Brain drain and the public health
Brain drain refers to the flow of trained and talented individuals such as scientists, researchers, or health professionals to other nations. It is a phenomenon most problematic in developing countries like the Philippines where higher education and a professional certification could provide better opportunities abroad than what is locally available. Consider for example the health sector. More doctors and nurses are now leaving the country for higher wages or better opportunities abroad. This movement of trained health professionals is now perceived to be creating a crisis in public health. The Health Secretary Francisco Duque III himself has been reported in the Philippine Daily Inquirer last week that if he had his way, he would bar the migration of Filipino doctors abroad to prevent a shortage of medical practitioners in the country by invoking the Migrant Workers and Overseas Filipinos Act of 1995. But is the international movement of health professionals the real culprit here?
I remember a short article in Nature early this year that touched on this subject. The article is entitled “In praise of the ‘brain drain'” and appeared in the March 15 issue of the journal (Nature 446, 15 Mar 2007 p. 231). According to this article, “countries and professions that export skilled staff do not always lose out.” There are losses as well as gains. The open question is the degree to which these benefits counteract the unquestionable initial loss. The article cited a study by Michael Clemens of the Center for Global Development on the emigration of African health workers. In this study, Clemens found a clear correlation between emigration and the state of public health care system, but not the one leading to a crisis in public health. On the contrary, the study suggested that the higher the number of health professionals moving abroad, the better shape its health care system is likely to be in.
Why is this so? According to the article, “countries and professions with more openness and greater mobility of personnel are more likely to be in touch with global trends – and more likely to attract able trainees in the first place.” To be able to compete globally, it is also necessary to offer training that is at par with global standard. This will likely increase the local pool of highly skilled health profesionals in sending countries. Another factor cited is the tendency of emigrants to return home later on in their careers. The experience gained by these returning professionals while working abroad is an asset that can be utilized for the advantage of the community. There is also the renumeration and the amount of cash that migrants send back home. We all know how the country benefitted from the influx of foreign remittances from Filipinos working abroad. OFWs are contributing more than US$10B in foreign remittances every year. These are undeniable benefits the country enjoyed from those who left. How to make use of these benefits to counteract the loss brought about by the emigration of our skilled workers is an open issue.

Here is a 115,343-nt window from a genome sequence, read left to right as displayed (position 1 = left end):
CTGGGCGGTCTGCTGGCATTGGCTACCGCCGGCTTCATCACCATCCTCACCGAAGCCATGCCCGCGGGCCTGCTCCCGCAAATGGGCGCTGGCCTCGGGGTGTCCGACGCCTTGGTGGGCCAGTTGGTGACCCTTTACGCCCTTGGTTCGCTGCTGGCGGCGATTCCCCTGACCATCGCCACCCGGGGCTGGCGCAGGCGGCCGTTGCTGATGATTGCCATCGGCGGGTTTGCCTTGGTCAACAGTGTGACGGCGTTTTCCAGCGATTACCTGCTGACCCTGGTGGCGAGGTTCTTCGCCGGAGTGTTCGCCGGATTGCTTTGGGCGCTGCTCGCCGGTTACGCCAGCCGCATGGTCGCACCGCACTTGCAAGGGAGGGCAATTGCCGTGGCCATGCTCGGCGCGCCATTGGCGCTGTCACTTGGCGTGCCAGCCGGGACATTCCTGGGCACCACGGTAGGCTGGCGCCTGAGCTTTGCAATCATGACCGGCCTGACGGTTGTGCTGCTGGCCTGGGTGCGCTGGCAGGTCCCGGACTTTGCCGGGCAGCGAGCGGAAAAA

Clemen’s study also suggested that Africa’s low staffing levels and poor health care conditions are due to factors entirely unrelated to international movement of health professionals. The same can be said of ours. There are definitely other factors contributing to the declining number of health professionals in the country. The migration of Filipino doctors is just the effect rather than the cause of the problem. So if we want to prevent a crisis in public health, it maybe high time to identify these other factors and do something about them rather than putting the blame entirely on brain drain.